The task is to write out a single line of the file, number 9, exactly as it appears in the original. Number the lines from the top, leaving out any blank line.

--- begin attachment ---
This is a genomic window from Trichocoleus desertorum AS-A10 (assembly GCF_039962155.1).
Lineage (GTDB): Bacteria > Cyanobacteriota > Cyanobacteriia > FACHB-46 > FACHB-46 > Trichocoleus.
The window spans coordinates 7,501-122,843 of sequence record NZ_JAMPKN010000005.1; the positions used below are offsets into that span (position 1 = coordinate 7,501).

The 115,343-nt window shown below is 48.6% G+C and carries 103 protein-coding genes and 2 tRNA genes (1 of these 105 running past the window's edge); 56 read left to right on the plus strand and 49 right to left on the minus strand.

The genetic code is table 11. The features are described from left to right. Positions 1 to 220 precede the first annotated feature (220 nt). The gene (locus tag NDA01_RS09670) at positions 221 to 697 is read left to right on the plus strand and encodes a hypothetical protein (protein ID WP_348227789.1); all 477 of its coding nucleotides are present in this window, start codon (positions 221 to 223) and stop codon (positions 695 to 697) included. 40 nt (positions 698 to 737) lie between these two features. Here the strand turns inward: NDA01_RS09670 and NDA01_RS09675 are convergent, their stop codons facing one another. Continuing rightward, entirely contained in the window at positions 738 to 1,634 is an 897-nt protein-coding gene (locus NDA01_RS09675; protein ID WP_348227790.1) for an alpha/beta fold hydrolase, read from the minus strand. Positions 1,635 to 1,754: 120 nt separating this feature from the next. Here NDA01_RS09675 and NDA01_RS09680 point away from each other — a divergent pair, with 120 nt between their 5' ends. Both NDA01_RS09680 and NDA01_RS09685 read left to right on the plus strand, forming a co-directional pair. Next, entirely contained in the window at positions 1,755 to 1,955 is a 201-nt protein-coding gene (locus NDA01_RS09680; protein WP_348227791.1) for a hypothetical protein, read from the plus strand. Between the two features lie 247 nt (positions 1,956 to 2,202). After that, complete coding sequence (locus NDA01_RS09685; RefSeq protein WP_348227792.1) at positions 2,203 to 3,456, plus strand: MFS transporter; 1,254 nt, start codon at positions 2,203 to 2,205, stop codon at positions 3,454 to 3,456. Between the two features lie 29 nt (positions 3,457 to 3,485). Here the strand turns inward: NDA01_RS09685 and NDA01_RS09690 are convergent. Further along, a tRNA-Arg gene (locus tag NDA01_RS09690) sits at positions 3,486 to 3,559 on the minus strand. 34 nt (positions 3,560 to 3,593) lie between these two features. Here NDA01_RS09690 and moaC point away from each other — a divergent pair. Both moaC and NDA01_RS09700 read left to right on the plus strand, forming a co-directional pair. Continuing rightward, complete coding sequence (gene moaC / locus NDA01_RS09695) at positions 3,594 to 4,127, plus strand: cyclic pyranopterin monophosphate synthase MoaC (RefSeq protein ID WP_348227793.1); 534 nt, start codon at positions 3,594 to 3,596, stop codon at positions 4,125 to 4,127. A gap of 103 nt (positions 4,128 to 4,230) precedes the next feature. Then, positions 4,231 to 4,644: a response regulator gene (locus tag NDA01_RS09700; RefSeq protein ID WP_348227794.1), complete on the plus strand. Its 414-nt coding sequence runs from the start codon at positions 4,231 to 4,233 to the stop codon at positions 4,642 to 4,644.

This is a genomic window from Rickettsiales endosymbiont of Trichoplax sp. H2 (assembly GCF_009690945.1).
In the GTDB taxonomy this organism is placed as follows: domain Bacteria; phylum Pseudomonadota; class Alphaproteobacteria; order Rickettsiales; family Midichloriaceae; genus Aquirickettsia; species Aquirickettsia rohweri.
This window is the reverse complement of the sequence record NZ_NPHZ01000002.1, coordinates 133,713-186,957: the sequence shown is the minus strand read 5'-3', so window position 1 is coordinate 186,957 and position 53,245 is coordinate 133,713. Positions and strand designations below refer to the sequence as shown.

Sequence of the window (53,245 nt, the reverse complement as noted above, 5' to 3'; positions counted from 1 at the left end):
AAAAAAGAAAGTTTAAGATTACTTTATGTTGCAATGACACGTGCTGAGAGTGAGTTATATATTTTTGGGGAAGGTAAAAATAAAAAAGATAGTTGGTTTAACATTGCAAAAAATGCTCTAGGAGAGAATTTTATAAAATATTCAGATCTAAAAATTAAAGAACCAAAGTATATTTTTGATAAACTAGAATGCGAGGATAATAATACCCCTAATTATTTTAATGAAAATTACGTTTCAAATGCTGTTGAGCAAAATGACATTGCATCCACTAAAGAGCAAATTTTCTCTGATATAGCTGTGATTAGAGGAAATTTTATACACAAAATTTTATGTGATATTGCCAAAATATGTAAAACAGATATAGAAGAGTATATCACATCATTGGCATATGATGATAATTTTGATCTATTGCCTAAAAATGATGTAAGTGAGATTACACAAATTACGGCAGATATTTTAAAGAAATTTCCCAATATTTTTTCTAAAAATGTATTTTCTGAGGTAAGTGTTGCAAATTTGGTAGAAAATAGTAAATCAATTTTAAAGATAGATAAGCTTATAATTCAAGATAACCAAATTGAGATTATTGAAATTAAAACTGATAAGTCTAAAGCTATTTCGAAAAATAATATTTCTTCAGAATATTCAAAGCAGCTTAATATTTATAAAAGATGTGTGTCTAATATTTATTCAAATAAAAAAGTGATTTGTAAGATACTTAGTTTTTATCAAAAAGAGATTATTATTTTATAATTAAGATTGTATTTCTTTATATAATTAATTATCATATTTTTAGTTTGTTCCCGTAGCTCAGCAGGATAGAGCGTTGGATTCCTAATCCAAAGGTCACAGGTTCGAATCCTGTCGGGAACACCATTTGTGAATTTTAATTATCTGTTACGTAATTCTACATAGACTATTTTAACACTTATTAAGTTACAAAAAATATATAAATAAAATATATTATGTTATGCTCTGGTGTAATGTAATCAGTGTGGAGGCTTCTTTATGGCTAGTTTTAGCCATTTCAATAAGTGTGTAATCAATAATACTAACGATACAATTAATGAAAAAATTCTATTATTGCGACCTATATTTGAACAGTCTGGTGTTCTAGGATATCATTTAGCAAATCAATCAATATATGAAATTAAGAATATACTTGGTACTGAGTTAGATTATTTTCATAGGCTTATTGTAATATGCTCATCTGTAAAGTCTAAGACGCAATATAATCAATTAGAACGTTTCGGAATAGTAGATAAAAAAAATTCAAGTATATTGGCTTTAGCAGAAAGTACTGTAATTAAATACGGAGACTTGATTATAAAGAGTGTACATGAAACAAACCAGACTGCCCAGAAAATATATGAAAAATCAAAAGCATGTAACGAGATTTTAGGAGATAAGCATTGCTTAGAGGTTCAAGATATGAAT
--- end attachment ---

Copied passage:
Sequence of the window (53,245 nt, the reverse complement as noted above, 5' to 3'; positions counted from 1 at the left end):